(8, 9) Here, repeating the word “Finally,” the Apostle again draws to a conclusion, in a comprehensive exhortation to stand fast in all that is good on the foundation which he had laid in the name of Christ. The exhortation is marked by the reiteration of affectionate earnestness, in which, however, we may (as always) trace an underlying method. In each pair of epithets there seems to be reference both to an inner reality and to the outward development, by which it is at once manifested and perfected. In both St. Paul would have them grow up to perfection.
(9) Ye have both learned, and received.—The reference is here to St. Paul’s teaching, which he “delivered” to them (see ; Galatians 1:12) as a message, “received” by revelation of God, and which they “received” accordingly.
Heard, and seen in me.—Here the reference is to his example, as subsidiary to his teaching and confirmatory of its truth.
The God of peace.—The inversion (compared with Philippians 4:7) is striking. To have the “peace of God” with us is much; to have “the God of Peace” Himself with us is more. With this promise the Letter itself ends. What follows is but postscript.
(10) Now at the last.—There is in these words an expression of some hitherto disappointed expectation, not wholly unlike the stronger expression of wounded feeling in ; 2 Timothy 4:16. At Cæsarea St. Paul would have been necessarily cut off from the European churches; at Rome, the metropolis of universal concourse, he may have expected some earlier communication. But, fearing to wound the Philippians by even the semblance of reproof, in their case undeserved, he adds at once, “In which ye were also careful (before), but ye lacked opportunity.”. Epaphroditus would seem to have arrived early, almost as soon as St. Paul’s arrival at Rome gave them the opportunity which they previously lacked.
(10-20) These verses form a singularly graceful and dignified postscript, acknowledging the offerings of the Philippians sent by Epaphroditus, in a tone mingling apostolic commendation and blessing with a true brotherly thankfulness.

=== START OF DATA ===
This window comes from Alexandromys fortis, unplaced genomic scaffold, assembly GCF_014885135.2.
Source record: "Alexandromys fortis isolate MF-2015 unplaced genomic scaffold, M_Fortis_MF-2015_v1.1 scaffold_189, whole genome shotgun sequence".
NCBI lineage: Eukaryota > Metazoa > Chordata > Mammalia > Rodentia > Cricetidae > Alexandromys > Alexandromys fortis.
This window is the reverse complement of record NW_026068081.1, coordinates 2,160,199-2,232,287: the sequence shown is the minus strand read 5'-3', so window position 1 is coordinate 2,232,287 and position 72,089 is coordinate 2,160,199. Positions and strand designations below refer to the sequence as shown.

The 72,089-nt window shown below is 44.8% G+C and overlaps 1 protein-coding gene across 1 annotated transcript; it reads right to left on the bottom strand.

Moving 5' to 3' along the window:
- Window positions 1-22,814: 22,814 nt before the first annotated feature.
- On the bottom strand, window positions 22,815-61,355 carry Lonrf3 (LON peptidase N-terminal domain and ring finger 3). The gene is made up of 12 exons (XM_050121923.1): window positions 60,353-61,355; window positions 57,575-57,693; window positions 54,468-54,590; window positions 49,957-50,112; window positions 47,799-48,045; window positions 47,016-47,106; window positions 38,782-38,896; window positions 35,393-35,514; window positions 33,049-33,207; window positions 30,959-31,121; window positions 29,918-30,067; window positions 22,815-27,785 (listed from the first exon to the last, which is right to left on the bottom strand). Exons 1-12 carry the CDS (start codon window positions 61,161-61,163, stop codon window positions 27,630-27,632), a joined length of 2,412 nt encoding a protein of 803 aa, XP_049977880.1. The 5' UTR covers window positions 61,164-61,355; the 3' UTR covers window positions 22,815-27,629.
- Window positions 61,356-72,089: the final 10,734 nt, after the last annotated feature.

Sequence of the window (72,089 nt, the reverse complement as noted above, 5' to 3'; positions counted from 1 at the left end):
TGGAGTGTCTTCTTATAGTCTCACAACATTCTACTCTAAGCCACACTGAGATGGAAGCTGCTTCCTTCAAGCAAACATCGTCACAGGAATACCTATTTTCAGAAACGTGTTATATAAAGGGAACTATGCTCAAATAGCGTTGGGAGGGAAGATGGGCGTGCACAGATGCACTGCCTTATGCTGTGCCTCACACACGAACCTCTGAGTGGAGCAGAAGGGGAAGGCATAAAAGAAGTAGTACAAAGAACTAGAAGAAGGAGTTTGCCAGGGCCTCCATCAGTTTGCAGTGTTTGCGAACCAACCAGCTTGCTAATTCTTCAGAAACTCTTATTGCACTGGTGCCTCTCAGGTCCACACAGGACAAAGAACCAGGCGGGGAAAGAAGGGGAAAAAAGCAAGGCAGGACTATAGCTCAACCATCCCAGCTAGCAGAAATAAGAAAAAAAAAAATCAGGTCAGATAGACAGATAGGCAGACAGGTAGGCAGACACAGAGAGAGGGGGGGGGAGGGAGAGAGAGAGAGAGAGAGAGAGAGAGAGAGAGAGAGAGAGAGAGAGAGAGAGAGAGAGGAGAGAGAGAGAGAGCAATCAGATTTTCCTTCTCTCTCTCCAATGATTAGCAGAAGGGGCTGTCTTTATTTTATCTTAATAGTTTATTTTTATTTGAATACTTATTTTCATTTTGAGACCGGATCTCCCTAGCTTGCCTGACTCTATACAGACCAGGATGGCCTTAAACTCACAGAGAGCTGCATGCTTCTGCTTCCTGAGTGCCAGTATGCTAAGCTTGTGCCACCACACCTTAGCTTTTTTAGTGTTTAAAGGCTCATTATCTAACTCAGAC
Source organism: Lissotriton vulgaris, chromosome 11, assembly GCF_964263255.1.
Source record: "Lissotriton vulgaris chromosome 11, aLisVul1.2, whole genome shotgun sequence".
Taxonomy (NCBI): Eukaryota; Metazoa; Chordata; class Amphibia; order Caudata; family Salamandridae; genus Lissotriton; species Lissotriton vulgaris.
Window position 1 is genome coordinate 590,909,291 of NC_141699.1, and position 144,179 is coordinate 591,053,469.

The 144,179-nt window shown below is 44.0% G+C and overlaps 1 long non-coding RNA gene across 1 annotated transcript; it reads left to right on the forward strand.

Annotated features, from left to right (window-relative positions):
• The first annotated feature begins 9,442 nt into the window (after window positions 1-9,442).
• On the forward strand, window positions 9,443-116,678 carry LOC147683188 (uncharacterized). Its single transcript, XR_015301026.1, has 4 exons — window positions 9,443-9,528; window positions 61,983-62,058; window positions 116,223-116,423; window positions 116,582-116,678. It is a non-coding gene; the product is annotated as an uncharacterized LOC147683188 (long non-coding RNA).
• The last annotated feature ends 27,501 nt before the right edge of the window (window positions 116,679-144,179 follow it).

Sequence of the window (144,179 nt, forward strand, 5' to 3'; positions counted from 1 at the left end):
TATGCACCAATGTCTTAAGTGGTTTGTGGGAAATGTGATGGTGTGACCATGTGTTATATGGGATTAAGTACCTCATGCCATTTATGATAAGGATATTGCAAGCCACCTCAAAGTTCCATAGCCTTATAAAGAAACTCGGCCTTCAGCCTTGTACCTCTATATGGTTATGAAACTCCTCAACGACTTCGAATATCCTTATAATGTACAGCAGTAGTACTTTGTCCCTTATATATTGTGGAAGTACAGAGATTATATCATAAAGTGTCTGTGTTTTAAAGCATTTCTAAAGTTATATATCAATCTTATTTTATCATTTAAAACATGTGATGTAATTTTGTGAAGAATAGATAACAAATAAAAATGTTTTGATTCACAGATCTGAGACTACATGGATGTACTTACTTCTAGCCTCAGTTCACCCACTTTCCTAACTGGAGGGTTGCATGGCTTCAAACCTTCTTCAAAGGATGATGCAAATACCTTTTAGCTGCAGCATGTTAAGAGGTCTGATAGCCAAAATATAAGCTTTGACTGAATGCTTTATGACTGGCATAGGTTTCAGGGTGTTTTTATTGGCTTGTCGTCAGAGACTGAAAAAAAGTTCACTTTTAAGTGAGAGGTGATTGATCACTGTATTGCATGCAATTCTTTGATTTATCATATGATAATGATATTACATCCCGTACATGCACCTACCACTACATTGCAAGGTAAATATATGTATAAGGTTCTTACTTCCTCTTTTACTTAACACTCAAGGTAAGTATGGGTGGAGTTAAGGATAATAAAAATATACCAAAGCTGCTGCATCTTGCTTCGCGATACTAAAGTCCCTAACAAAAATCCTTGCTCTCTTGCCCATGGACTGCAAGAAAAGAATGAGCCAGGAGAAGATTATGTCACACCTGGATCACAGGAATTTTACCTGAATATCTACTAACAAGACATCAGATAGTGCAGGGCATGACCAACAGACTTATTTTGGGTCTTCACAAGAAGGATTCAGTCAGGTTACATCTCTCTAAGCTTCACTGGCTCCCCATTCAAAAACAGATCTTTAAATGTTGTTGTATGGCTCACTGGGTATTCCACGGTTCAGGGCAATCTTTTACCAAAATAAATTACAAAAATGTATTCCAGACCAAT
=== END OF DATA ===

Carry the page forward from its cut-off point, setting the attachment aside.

(11) I have learned.—The “I” is here emphatic. There is evident reference to the habit peculiar to St. Paul, and made by him his especial “glory” (1 Corinthians 9:14), of refusing that maintenance from the churches which was his of right. Compare his words to the Ephesian presbyters, “I have coveted no man’s silver, or gold, or apparel. Yea, ye yourselves know, that these hands have ministered unto my necessities” (Acts 20:33-34).
Content.—The word (like the corresponding substantive in 2 Corinthians 9:8; 1 Timothy 6:6) properly means, self-sufficing. Such self-sufficiency was the especial characteristic claimed by the Stoics for the ideal wise man of their philosophy—a characteristic full of nobleness, so far as it involved the sitting loose to all the things of the world, but inhuman in relation to human affections, and virtually atheistic if it described the attitude of the soul towards the Supreme Power. Only in the first relation does St. Paul claim it here. It is difficult not to suppose that he does so with some reference to a philosophy so essentially Roman in practical development.
(12) Every where and in all things.—The original has no such distinction of the two words. It is, in all and everything; in life as a whole, and in all its separate incidents.